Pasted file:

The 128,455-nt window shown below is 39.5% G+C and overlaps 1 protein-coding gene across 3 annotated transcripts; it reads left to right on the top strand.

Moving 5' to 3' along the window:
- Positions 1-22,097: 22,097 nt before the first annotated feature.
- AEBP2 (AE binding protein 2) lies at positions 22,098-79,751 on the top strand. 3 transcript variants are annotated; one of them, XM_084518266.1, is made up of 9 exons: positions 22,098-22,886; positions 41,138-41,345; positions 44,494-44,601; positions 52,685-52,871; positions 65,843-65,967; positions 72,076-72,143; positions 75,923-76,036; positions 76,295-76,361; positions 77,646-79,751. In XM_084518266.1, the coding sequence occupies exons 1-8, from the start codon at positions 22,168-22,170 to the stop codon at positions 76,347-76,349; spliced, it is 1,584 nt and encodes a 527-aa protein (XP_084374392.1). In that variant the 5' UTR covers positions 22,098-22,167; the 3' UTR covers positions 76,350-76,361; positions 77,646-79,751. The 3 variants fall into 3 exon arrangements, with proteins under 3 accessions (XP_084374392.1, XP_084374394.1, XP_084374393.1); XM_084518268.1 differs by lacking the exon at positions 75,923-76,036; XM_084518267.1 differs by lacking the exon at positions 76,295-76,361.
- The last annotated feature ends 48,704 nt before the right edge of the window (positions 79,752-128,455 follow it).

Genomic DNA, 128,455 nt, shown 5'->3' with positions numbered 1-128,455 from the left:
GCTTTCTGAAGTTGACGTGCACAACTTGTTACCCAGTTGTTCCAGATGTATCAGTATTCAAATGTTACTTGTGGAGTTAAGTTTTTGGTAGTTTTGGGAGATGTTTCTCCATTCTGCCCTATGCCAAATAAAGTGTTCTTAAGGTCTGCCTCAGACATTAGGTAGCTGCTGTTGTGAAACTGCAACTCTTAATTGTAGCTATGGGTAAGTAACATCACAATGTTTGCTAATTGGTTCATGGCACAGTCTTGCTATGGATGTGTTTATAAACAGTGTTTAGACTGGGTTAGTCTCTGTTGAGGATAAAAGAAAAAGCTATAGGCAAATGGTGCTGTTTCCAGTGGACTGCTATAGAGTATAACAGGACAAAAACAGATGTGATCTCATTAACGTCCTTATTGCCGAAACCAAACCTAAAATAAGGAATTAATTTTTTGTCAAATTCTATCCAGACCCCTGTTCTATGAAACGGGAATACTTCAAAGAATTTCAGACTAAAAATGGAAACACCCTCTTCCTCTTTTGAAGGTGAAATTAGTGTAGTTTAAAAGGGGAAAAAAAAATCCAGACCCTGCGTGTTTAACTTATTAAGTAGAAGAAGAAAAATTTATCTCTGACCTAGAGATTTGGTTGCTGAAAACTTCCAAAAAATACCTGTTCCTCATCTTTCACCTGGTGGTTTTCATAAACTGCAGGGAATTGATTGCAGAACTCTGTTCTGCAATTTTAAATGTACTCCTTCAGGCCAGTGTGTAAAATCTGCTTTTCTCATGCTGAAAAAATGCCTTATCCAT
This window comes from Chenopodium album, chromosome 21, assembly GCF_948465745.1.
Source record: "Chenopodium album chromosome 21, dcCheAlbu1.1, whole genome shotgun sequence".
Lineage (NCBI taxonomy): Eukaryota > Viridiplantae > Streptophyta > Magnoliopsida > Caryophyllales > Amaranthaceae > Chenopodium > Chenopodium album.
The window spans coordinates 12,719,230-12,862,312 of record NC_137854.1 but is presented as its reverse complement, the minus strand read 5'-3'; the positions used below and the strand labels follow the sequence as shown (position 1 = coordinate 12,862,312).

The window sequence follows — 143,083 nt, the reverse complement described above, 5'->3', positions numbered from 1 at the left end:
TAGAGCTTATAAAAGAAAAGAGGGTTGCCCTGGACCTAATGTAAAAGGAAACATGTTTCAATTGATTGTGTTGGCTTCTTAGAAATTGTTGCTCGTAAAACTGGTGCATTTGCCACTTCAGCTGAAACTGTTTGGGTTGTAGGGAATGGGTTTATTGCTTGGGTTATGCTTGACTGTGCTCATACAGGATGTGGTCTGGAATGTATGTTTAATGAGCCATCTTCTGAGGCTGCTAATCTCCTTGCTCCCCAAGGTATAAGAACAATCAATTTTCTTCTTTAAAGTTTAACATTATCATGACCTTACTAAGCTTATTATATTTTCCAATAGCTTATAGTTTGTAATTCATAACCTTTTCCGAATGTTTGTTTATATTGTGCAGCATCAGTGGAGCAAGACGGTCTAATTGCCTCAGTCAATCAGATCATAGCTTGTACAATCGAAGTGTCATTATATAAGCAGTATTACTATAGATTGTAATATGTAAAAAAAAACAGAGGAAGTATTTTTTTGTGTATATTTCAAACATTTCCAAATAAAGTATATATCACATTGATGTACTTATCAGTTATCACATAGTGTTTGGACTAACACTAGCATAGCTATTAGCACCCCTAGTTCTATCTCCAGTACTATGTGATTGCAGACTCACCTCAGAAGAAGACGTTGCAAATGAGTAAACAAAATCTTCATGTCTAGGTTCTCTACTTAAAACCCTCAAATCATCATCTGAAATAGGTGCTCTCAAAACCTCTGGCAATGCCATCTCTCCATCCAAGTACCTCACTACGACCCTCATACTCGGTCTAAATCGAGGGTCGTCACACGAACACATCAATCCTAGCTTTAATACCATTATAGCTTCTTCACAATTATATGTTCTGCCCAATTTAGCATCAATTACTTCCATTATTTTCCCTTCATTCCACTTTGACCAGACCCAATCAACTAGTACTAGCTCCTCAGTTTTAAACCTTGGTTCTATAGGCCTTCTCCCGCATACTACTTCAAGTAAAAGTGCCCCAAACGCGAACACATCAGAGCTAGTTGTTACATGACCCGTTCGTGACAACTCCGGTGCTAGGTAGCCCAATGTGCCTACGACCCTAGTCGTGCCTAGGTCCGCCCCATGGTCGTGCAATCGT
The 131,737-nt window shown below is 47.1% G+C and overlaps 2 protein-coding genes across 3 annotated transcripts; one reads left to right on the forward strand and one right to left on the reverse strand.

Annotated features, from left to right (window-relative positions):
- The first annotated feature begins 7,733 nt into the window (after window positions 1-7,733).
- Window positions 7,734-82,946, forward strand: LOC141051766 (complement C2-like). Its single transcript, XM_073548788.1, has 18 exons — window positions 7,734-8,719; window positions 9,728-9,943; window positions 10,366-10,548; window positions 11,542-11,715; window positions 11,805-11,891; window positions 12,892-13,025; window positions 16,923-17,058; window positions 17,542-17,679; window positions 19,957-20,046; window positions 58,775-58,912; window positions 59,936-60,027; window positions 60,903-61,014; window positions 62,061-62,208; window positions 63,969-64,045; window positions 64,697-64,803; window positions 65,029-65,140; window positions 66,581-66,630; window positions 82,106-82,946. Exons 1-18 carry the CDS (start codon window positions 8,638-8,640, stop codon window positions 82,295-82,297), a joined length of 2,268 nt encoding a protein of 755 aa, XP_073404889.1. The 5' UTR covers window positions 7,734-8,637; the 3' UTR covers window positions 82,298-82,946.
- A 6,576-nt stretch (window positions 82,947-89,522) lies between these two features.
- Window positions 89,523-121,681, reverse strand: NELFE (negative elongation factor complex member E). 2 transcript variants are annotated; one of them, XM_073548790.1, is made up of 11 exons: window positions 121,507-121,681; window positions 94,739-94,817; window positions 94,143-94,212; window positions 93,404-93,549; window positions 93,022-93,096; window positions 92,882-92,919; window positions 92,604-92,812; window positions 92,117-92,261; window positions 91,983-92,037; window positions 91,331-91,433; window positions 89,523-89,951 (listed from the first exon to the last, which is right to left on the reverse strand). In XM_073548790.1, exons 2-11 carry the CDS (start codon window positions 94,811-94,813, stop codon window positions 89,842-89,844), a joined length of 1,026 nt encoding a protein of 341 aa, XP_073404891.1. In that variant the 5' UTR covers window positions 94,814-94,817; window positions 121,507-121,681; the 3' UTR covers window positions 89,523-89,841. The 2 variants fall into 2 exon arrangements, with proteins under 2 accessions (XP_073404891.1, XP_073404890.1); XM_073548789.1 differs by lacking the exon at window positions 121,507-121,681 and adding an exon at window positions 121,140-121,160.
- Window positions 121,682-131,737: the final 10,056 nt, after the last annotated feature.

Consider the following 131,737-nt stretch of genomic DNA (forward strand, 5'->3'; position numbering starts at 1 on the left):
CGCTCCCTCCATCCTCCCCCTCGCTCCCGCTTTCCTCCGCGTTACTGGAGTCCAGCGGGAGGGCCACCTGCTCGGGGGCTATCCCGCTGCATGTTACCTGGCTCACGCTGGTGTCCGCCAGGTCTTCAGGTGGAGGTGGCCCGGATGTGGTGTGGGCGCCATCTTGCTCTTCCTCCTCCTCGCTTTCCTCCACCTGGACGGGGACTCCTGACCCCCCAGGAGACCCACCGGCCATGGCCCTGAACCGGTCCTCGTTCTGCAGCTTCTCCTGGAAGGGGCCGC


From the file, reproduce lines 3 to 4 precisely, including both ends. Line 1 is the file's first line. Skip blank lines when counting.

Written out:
- Positions 1-22,097: 22,097 nt before the first annotated feature.
- AEBP2 (AE binding protein 2) lies at positions 22,098-79,751 on the top strand. 3 transcript variants are annotated; one of them, XM_084518266.1, is made up of 9 exons: positions 22,098-22,886; positions 41,138-41,345; positions 44,494-44,601; positions 52,685-52,871; positions 65,843-65,967; positions 72,076-72,143; positions 75,923-76,036; positions 76,295-76,361; positions 77,646-79,751. In XM_084518266.1, the coding sequence occupies exons 1-8, from the start codon at positions 22,168-22,170 to the stop codon at positions 76,347-76,349; spliced, it is 1,584 nt and encodes a 527-aa protein (XP_084374392.1). In that variant the 5' UTR covers positions 22,098-22,167; the 3' UTR covers positions 76,350-76,361; positions 77,646-79,751. The 3 variants fall into 3 exon arrangements, with proteins under 3 accessions (XP_084374392.1, XP_084374394.1, XP_084374393.1); XM_084518268.1 differs by lacking the exon at positions 75,923-76,036; XM_084518267.1 differs by lacking the exon at positions 76,295-76,361.